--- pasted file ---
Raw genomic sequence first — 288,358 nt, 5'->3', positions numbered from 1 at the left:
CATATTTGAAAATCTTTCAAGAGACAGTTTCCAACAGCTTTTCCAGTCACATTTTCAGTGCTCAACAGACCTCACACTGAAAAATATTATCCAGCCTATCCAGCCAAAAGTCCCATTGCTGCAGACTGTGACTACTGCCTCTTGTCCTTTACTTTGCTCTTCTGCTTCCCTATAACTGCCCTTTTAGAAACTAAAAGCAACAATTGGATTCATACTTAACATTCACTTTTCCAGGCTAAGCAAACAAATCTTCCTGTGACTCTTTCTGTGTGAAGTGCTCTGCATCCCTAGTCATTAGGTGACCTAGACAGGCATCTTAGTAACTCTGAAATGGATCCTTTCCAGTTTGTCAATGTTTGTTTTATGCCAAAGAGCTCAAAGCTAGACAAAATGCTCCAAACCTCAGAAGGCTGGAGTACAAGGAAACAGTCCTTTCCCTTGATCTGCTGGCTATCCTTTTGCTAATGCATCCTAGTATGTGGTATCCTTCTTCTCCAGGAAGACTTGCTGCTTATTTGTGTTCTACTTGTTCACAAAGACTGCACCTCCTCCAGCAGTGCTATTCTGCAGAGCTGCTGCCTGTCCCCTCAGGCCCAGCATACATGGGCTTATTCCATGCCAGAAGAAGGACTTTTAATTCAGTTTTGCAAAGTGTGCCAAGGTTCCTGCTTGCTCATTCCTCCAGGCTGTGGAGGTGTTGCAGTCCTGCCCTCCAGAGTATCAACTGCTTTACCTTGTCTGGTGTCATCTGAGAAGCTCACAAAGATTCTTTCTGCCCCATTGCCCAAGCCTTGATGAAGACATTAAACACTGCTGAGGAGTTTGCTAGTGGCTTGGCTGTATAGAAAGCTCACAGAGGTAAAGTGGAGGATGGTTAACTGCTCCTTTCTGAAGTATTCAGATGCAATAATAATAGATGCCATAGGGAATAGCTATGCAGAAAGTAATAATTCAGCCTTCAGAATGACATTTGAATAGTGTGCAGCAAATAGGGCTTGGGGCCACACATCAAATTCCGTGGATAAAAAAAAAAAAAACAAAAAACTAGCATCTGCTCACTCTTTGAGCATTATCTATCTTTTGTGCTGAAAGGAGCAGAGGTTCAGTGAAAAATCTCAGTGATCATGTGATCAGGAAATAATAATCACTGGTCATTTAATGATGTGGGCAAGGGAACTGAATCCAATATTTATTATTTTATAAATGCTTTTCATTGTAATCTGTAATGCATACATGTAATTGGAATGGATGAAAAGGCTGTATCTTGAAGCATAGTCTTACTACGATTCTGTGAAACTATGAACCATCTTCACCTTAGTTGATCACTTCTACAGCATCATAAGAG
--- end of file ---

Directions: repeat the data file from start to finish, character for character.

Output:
Raw genomic sequence first — 288,358 nt, 5'->3', positions numbered from 1 at the left:
CATATTTGAAAATCTTTCAAGAGACAGTTTCCAACAGCTTTTCCAGTCACATTTTCAGTGCTCAACAGACCTCACACTGAAAAATATTATCCAGCCTATCCAGCCAAAAGTCCCATTGCTGCAGACTGTGACTACTGCCTCTTGTCCTTTACTTTGCTCTTCTGCTTCCCTATAACTGCCCTTTTAGAAACTAAAAGCAACAATTGGATTCATACTTAACATTCACTTTTCCAGGCTAAGCAAACAAATCTTCCTGTGACTCTTTCTGTGTGAAGTGCTCTGCATCCCTAGTCATTAGGTGACCTAGACAGGCATCTTAGTAACTCTGAAATGGATCCTTTCCAGTTTGTCAATGTTTGTTTTATGCCAAAGAGCTCAAAGCTAGACAAAATGCTCCAAACCTCAGAAGGCTGGAGTACAAGGAAACAGTCCTTTCCCTTGATCTGCTGGCTATCCTTTTGCTAATGCATCCTAGTATGTGGTATCCTTCTTCTCCAGGAAGACTTGCTGCTTATTTGTGTTCTACTTGTTCACAAAGACTGCACCTCCTCCAGCAGTGCTATTCTGCAGAGCTGCTGCCTGTCCCCTCAGGCCCAGCATACATGGGCTTATTCCATGCCAGAAGAAGGACTTTTAATTCAGTTTTGCAAAGTGTGCCAAGGTTCCTGCTTGCTCATTCCTCCAGGCTGTGGAGGTGTTGCAGTCCTGCCCTCCAGAGTATCAACTGCTTTACCTTGTCTGGTGTCATCTGAGAAGCTCACAAAGATTCTTTCTGCCCCATTGCCCAAGCCTTGATGAAGACATTAAACACTGCTGAGGAGTTTGCTAGTGGCTTGGCTGTATAGAAAGCTCACAGAGGTAAAGTGGAGGATGGTTAACTGCTCCTTTCTGAAGTATTCAGATGCAATAATAATAGATGCCATAGGGAATAGCTATGCAGAAAGTAATAATTCAGCCTTCAGAATGACATTTGAATAGTGTGCAGCAAATAGGGCTTGGGGCCACACATCAAATTCCGTGGATAAAAAAAAAAAAAACAAAAAACTAGCATCTGCTCACTCTTTGAGCATTATCTATCTTTTGTGCTGAAAGGAGCAGAGGTTCAGTGAAAAATCTCAGTGATCATGTGATCAGGAAATAATAATCACTGGTCATTTAATGATGTGGGCAAGGGAACTGAATCCAATATTTATTATTTTATAAATGCTTTTCATTGTAATCTGTAATGCATACATGTAATTGGAATGGATGAAAAGGCTGTATCTTGAAGCATAGTCTTACTACGATTCTGTGAAACTATGAACCATCTTCACCTTAGTTGATCACTTCTACAGCATCATAAGAG